Friday, May 28, 2010

Alexander Belov/Barrington: 91 winters and summers

“Soldier! Let me cradle your head and caress your face, let me kiss your dear sweet lips and cry across the seas and whisper through the icy Russian grass how I feel for you… Luga, Ladoga, Leningrad, Lazarevo… Alexander, once you carried me and now I carry you, into my eternity, now I carry you.
Through Finland, through Sweden, to America, hand outstretched, I stand and limp forward, the galloping steed black and riderless in my wake. Your heart, your rifle, they will comfort me, they’ll be my cradle and my grave.”


“Tatiasha-remember Orbeli.”


“”Do you hear the stellar winds, carrying from the heavens a whisper, straight from antiquity… into eternity…”
“What are they whispering?”
“Tatiana… Tatiana… Ta… tiana…”
“Please stop.”
“Will you remember that? Anywhere you are, if you can look up and find Persus in the sky, find that smile, and hear the galactic wind whisper your name, you’ll know it’s me, calling for you… calling you back to Lazarevo.”
Tatiana wiped her face on Alexander’s arm and said, “You won’t have to call me back, soldier. I’m not ever leaving here.””


The brave soldier, the tender lover, the father, the friend, the best among men.
The king and the Hero.
You’re father and mother’s only child.
Tania’s husband.
Anthony, Pasha, Harry and Jane’s only father.

We loved you through America, back in Barrington with Teddy and Belinda.
We loved you through Russia, through Red Army and Winter War. Through Yuri Stepanov whom you gave up your America for.
We loved you through your wandering days.

And we loved you on June 22, 1941. When you made your way to Ulitsa Saltykov-Schedrin, all tired after only one hour of sleep. And on that day, you heard her delicate sweet voice carried by the wind; carried only for you. “We’ll Meet Again In Lvov, My Love And I.” She sang and you became paralyzed by her. And on that day you crossed the street for Tatiana Metanova, and we loved you for that.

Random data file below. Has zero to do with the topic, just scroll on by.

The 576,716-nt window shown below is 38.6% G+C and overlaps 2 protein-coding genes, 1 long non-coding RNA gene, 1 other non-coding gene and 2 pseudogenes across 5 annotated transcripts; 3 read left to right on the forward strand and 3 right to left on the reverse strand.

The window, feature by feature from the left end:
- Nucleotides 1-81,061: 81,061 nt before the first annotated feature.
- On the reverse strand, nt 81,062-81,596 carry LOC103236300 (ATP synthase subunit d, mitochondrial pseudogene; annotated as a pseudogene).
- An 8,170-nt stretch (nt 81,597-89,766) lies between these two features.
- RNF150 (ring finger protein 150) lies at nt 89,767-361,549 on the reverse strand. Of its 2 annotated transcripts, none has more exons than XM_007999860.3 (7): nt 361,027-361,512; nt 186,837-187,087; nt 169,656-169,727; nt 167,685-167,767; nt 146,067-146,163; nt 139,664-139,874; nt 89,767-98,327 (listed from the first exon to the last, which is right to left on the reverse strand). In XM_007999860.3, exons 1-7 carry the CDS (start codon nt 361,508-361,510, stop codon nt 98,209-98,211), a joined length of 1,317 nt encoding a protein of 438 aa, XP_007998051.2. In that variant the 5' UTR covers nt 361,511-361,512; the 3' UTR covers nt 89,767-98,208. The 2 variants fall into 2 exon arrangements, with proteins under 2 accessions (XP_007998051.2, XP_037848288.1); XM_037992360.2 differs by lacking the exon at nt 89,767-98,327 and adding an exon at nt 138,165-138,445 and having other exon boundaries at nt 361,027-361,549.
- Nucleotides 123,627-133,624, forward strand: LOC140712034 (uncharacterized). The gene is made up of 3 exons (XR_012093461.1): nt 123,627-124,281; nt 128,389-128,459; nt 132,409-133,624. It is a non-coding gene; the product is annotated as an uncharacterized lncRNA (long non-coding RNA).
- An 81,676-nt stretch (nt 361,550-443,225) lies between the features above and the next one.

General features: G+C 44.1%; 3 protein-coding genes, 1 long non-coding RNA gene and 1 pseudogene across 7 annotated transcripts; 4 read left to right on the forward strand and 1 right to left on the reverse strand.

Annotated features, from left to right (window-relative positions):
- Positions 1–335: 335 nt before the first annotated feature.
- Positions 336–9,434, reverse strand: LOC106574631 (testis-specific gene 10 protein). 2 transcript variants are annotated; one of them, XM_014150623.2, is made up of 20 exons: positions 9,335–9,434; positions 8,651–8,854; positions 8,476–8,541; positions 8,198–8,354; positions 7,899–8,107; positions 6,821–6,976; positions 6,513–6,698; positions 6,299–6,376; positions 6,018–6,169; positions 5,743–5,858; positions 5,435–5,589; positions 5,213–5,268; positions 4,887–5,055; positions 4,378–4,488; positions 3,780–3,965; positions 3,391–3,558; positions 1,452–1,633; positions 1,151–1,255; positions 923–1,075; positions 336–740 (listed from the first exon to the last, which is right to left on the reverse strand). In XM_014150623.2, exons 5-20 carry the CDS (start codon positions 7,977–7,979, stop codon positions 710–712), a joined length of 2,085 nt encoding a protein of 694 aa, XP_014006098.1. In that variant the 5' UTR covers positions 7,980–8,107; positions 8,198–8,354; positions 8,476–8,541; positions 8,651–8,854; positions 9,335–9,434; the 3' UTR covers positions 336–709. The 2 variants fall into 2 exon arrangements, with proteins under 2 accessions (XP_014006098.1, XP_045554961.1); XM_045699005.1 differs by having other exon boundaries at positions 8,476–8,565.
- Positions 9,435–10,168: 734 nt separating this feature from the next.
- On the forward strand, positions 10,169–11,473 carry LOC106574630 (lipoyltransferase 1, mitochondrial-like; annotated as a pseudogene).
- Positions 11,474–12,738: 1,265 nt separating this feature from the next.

“Love is to be loved, in return.” You said, as she couldn’t take her eyes off Peterhof, as Dasha and Dimitri were there. You said so once, when everything was still ahead of you. When war, famine, passion, love, Lazarevo, separation, Orbeli, they all were ahead of you.

We loved you through World War II, through the blockade and starvation, through raveling passion and impossible choices, through Dasha and Dimitri and your Tania.
We loved you even more through Lazarevo, through the magical days on the banks of the mighty Kama and on the foot of the magnificent Urals. The Kama and the Urals saw it all, smelled it all, and so did we.

We loved you for scarifying your own life just to give her hope, and loved you for leaving her with the one right word: Orbeli.
We loved you through Slonko and the NKVD, through interrogations and through the too small cell.
We loved you through separation. Through penal battalion and Ouspensky. Through Pasha and his death, through Russia, Poland, Germany and finally, America.

And we continued to love you through your America life, with your beloved wife and your sweet boy.

And every year we will remember our most loved hero, our brave brash knight, who once, many years ago crossed the street for a young girl on a bench, in a white dress adorned with the most beautiful blood-red roses and smiling green leaves, and made us believe in eternal love and destiny.

Happy May 29th.


  1. Oh my goodness, Khulood you're such a terrific, absolutely amazing writer when it comes to TBH. Just wow!

    And yes, Alexander can only be loved :). Happy birthday, Alexander!

  2. Thank you very much! When it comes to TBH it's just magic, everything is so different for me it's hard to explain. :)

    Yes, yes! Happy birthday Alexander! :)

  3. This was lovely!
    We love Alexander unconditionally for all these reasons,he's so real to my heart.

  4. What a wonderful tribute, it brought tears to my eyes.

  5. Khulood, what other books do you recommend after reading the amazing Bronze Horseman trilogy? I'm waiting for Paullina Simons' book Tully from the library. Anything else you recommend? Thanks!